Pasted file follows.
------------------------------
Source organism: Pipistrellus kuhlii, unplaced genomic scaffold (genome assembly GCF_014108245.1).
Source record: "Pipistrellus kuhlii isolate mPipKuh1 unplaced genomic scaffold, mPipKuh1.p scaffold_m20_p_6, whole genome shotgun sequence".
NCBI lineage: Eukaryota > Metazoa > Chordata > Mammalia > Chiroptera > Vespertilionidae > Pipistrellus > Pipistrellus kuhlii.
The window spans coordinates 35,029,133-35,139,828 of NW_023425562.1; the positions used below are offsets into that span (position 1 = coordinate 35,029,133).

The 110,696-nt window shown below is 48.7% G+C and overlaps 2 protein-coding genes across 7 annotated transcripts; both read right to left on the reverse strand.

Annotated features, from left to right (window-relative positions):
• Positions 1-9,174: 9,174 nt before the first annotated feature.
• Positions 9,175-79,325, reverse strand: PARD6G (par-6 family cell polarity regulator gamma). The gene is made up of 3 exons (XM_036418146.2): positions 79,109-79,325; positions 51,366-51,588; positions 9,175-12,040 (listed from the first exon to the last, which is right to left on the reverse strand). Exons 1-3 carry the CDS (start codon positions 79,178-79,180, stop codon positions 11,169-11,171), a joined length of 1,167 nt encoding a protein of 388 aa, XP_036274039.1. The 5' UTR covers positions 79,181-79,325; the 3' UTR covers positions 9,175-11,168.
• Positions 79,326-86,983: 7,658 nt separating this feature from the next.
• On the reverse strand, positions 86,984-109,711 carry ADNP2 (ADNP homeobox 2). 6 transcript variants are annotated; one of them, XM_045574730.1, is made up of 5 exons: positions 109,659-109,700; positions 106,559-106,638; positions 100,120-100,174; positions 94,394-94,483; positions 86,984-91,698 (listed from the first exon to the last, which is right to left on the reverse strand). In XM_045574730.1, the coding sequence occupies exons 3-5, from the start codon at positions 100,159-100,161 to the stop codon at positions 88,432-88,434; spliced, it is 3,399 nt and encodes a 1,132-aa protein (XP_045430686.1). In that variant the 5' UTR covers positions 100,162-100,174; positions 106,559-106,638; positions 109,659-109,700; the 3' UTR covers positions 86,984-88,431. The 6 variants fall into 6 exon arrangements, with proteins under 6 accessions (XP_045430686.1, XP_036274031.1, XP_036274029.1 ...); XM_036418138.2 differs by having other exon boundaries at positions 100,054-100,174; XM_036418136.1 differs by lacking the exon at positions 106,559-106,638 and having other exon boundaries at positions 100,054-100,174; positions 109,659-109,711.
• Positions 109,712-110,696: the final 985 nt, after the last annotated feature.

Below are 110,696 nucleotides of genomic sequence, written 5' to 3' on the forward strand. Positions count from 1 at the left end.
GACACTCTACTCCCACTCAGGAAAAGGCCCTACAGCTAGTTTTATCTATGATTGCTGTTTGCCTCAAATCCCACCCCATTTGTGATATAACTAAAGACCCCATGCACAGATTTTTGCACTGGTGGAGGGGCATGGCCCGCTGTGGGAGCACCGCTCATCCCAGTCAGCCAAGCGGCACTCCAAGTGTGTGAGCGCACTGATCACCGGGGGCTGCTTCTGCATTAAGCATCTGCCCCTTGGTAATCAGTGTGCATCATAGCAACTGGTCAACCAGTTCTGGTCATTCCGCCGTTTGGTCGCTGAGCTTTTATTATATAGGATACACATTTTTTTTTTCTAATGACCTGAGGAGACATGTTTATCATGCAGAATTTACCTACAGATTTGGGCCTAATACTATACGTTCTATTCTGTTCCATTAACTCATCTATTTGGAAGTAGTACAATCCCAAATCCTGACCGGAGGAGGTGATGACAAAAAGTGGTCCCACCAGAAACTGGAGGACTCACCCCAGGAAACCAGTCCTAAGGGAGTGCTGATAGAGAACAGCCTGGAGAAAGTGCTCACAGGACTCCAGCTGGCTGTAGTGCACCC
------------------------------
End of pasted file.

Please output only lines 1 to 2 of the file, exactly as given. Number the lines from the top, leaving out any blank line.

Source organism: Pipistrellus kuhlii, unplaced genomic scaffold (genome assembly GCF_014108245.1).
Source record: "Pipistrellus kuhlii isolate mPipKuh1 unplaced genomic scaffold, mPipKuh1.p scaffold_m20_p_6, whole genome shotgun sequence".